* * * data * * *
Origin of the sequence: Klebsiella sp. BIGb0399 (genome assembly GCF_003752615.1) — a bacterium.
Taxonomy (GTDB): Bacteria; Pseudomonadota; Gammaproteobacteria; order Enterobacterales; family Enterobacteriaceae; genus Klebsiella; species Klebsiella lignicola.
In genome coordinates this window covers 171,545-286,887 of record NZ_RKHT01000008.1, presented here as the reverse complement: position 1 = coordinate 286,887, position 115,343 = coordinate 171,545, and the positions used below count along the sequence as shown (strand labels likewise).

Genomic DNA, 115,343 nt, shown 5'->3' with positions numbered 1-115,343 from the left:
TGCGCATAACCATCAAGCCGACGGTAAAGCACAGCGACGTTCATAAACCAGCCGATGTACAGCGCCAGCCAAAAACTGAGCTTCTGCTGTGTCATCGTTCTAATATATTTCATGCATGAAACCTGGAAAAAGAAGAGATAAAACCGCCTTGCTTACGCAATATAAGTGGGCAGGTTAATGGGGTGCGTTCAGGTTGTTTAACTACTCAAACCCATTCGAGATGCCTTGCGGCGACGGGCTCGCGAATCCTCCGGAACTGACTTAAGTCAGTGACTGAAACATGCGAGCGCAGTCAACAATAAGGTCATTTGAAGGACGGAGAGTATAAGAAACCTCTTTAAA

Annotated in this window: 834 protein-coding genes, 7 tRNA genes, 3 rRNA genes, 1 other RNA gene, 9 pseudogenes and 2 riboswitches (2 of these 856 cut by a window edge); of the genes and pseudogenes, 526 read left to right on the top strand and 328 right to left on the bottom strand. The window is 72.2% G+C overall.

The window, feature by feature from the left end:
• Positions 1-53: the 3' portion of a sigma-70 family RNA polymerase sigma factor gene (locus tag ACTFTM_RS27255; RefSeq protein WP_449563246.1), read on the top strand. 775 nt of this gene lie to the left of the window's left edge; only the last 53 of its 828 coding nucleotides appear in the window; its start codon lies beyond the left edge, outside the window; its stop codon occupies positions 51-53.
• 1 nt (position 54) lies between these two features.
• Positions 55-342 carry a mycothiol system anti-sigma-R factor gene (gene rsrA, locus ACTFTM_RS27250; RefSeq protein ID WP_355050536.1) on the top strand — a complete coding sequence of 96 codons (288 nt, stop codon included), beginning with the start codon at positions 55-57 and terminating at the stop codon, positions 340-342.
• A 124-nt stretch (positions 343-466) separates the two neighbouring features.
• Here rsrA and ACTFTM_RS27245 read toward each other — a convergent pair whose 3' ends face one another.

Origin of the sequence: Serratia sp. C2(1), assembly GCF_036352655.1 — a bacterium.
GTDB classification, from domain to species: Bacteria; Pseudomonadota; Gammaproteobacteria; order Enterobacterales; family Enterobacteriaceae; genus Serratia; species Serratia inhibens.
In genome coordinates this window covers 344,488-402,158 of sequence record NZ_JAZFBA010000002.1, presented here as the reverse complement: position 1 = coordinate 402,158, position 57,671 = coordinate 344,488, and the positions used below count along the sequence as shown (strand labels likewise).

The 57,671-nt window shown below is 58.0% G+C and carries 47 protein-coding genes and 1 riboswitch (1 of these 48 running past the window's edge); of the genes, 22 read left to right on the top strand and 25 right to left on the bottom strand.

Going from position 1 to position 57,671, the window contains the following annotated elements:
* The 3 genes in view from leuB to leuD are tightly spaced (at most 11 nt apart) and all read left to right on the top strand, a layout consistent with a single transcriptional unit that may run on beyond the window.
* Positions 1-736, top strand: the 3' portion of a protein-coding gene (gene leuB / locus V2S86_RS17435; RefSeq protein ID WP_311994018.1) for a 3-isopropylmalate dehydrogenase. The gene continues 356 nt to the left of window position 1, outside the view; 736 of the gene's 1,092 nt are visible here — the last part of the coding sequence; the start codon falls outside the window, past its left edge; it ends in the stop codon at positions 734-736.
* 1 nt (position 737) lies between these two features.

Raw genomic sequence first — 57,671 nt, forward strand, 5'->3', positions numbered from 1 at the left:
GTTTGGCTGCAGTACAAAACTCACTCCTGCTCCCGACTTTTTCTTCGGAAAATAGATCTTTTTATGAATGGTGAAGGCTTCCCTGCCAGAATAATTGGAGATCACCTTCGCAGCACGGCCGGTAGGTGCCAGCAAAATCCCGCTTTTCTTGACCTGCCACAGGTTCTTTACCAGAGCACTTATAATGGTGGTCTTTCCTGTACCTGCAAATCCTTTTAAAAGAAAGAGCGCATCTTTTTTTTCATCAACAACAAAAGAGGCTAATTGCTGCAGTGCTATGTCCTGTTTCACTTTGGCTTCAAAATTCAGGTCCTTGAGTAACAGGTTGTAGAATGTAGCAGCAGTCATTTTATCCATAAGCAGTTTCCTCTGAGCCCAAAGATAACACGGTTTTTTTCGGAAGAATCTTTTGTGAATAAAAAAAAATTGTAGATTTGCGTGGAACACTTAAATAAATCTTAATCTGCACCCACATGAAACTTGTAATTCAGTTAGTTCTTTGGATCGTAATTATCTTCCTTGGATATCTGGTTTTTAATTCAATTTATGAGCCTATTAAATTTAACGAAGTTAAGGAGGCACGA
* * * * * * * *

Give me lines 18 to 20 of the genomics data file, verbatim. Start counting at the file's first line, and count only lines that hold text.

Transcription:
* The 3 genes in view from leuB to leuD are tightly spaced (at most 11 nt apart) and all read left to right on the top strand, a layout consistent with a single transcriptional unit that may run on beyond the window.
* Positions 1-736, top strand: the 3' portion of a protein-coding gene (gene leuB / locus V2S86_RS17435; RefSeq protein ID WP_311994018.1) for a 3-isopropylmalate dehydrogenase. The gene continues 356 nt to the left of window position 1, outside the view; 736 of the gene's 1,092 nt are visible here — the last part of the coding sequence; the start codon falls outside the window, past its left edge; it ends in the stop codon at positions 734-736.
* 1 nt (position 737) lies between these two features.